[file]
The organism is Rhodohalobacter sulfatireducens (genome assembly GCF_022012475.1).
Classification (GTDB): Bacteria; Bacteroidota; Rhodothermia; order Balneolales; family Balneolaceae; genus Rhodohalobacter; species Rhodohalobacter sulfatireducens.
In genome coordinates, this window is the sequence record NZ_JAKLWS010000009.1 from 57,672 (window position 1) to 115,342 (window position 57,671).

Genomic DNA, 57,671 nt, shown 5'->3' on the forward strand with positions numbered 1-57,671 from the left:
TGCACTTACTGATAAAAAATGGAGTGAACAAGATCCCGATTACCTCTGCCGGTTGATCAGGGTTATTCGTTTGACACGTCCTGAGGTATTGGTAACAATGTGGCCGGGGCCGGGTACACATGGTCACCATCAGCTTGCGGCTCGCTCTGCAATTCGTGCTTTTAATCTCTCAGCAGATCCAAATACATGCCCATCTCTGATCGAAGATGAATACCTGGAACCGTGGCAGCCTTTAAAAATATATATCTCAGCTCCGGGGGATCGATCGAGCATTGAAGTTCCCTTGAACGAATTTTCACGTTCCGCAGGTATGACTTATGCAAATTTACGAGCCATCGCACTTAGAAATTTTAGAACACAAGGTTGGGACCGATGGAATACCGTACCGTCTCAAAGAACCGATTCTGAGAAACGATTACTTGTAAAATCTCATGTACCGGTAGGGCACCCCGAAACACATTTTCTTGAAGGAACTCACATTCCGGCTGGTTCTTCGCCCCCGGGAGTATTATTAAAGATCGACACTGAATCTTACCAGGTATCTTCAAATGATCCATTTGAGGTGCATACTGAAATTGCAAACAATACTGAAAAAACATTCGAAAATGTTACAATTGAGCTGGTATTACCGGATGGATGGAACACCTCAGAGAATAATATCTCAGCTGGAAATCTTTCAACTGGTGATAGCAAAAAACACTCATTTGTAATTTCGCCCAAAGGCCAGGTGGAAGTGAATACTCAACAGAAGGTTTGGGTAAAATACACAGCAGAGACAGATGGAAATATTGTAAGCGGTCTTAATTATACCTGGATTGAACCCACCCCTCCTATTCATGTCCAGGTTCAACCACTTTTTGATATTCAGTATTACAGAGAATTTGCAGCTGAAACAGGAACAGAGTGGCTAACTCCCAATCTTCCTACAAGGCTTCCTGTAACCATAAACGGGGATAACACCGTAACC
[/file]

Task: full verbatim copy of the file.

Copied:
The organism is Rhodohalobacter sulfatireducens (genome assembly GCF_022012475.1).
Classification (GTDB): Bacteria; Bacteroidota; Rhodothermia; order Balneolales; family Balneolaceae; genus Rhodohalobacter; species Rhodohalobacter sulfatireducens.
In genome coordinates, this window is the sequence record NZ_JAKLWS010000009.1 from 57,672 (window position 1) to 115,342 (window position 57,671).

Genomic DNA, 57,671 nt, shown 5'->3' on the forward strand with positions numbered 1-57,671 from the left:
TGCACTTACTGATAAAAAATGGAGTGAACAAGATCCCGATTACCTCTGCCGGTTGATCAGGGTTATTCGTTTGACACGTCCTGAGGTATTGGTAACAATGTGGCCGGGGCCGGGTACACATGGTCACCATCAGCTTGCGGCTCGCTCTGCAATTCGTGCTTTTAATCTCTCAGCAGATCCAAATACATGCCCATCTCTGATCGAAGATGAATACCTGGAACCGTGGCAGCCTTTAAAAATATATATCTCAGCTCCGGGGGATCGATCGAGCATTGAAGTTCCCTTGAACGAATTTTCACGTTCCGCAGGTATGACTTATGCAAATTTACGAGCCATCGCACTTAGAAATTTTAGAACACAAGGTTGGGACCGATGGAATACCGTACCGTCTCAAAGAACCGATTCTGAGAAACGATTACTTGTAAAATCTCATGTACCGGTAGGGCACCCCGAAACACATTTTCTTGAAGGAACTCACATTCCGGCTGGTTCTTCGCCCCCGGGAGTATTATTAAAGATCGACACTGAATCTTACCAGGTATCTTCAAATGATCCATTTGAGGTGCATACTGAAATTGCAAACAATACTGAAAAAACATTCGAAAATGTTACAATTGAGCTGGTATTACCGGATGGATGGAACACCTCAGAGAATAATATCTCAGCTGGAAATCTTTCAACTGGTGATAGCAAAAAACACTCATTTGTAATTTCGCCCAAAGGCCAGGTGGAAGTGAATACTCAACAGAAGGTTTGGGTAAAATACACAGCAGAGACAGATGGAAATATTGTAAGCGGTCTTAATTATACCTGGATTGAACCCACCCCTCCTATTCATGTCCAGGTTCAACCACTTTTTGATATTCAGTATTACAGAGAATTTGCAGCTGAAACAGGAACAGAGTGGCTAACTCCCAATCTTCCTACAAGGCTTCCTGTAACCATAAACGGGGATAACACCGTAACC